The Philosophy of Biology

Front Cover
Oxford University Press, 1998 - Science - 772 pages
2 Reviews
The aim of this series is to bring together important recent writings in major areas of philosophical inquiry, selected from a variety of sources, mostly periodicals, which may not be conveniently available to the university student or the general reader. The editors of each volume contribute an introductory essay on the items chosen and on the questions with which they deal. A selective bibliography is appended as a guide to further reading.

The philosophy of biology today is one of the most exciting areas in philosophical inquiry. Drawing on work of the past decade, this volume brings together articles from the philosophy, history, and sociology of science, as well as many branches of the biological sciences, to consider issues including the nature of evolutionary theory, biology and ethics, the challenge from religion, and the social implications of biology today (in particular the Human Genome Project).

The 36 articles in this collection are divided into 10 parts, each with an introduction by the editors. Spanning issues from epistemology across to ethics, the volume delves into the latest theoretical controversies as well as burning questions of contemporary social importance. Throughout the volume an attempt is made to offer positions from different perspectives, so that the reader will be challenged as well as informed.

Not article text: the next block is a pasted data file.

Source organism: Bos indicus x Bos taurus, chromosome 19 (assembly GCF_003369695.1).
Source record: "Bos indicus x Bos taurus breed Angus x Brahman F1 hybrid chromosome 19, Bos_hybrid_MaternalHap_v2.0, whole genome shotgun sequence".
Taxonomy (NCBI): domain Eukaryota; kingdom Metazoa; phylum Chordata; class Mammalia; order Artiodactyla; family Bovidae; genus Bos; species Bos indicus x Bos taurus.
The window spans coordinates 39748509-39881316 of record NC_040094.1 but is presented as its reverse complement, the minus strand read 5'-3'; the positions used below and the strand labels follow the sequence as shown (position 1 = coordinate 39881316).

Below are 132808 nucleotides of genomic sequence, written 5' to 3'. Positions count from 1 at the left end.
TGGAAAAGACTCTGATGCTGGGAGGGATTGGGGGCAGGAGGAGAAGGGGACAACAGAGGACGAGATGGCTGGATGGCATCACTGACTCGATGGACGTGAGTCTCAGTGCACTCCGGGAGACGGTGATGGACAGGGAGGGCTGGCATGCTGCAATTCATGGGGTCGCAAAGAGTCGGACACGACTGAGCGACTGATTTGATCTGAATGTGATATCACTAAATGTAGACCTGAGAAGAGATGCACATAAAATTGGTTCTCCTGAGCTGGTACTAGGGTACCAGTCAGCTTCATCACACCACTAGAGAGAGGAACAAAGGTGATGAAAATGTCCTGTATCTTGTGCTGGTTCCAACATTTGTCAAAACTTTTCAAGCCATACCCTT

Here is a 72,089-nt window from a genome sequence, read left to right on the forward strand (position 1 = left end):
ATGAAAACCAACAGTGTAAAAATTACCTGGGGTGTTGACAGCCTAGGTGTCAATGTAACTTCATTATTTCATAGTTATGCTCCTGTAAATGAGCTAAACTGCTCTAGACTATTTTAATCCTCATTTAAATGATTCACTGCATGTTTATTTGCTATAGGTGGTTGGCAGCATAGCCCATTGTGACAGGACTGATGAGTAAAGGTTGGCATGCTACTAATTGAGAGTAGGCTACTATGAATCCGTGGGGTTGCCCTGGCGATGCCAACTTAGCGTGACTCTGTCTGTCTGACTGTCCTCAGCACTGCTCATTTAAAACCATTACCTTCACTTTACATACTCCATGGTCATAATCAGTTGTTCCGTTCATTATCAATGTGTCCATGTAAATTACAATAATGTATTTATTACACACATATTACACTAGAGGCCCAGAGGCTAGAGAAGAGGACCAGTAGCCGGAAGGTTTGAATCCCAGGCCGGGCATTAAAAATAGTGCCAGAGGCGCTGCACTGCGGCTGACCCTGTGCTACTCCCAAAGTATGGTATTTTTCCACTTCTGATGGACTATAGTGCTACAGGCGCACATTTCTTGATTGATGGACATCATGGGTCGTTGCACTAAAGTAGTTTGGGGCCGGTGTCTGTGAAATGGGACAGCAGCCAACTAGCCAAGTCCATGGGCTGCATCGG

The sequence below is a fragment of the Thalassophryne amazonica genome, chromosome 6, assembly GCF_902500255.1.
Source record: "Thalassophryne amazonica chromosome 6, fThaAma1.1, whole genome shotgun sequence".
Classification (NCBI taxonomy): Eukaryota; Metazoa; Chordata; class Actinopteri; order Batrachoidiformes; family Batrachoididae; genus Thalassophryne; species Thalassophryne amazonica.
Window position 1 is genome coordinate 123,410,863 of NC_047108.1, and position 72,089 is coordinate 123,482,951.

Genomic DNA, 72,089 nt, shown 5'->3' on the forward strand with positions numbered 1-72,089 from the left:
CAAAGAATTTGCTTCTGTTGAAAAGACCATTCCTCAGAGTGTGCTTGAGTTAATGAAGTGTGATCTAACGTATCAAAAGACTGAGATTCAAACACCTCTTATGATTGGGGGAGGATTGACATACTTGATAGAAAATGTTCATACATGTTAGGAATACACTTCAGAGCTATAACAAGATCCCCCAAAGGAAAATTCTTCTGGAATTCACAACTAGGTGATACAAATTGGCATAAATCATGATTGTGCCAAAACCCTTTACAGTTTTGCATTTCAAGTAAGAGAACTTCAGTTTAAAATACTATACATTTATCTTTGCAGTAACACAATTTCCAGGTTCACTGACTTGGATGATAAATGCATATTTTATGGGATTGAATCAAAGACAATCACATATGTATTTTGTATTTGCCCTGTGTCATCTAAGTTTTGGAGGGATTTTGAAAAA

The Philosophy of Biology will be essential and fascinating reading for students of philosophy and biology as well as the general reader with an interest in the natural sciences and evolution.

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LibraryThing Review

User Review  - aphutton - LibraryThing

This is one of the most fascinating books I've ever read-- I first read it over 7th-8th grades, but every time I reread it I understand a bit more and I think about the readings in a different way. Philosophy (and biology) at its best. Read full review

Review: The Philosophy of Biology

User Review  - Ryan - Goodreads

Required reading for anyone taking sides in the "intelligent design" argument. Read full review

Contents

Introduction
1
Current Usages
8
Universal Darwinism
15
Copyright

36 other sections not shown

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About the author (1998)


David L. Hull is Professor of Philosophy at Northwestern University. His publications include Darwin and His Critics (1983), The Metaphysics of Evolution (1989), and Science as a Process: An Evolutionary Account of the Social and Conceptual Development of Science (1991).

Michael Ruse is Professor of Philosophy and Zoology at the University of Guelph. He is founder and editor of the journal Biology and Philosophy and on the editorial board of a number of scientific journals. His publications include The Philosophy of Biology (1989), The Darwinian Paradigm (1989), Evolution Naturalism (1994), and Monad to Man: The Concept of Progress in Evolutionary Biology (1996).

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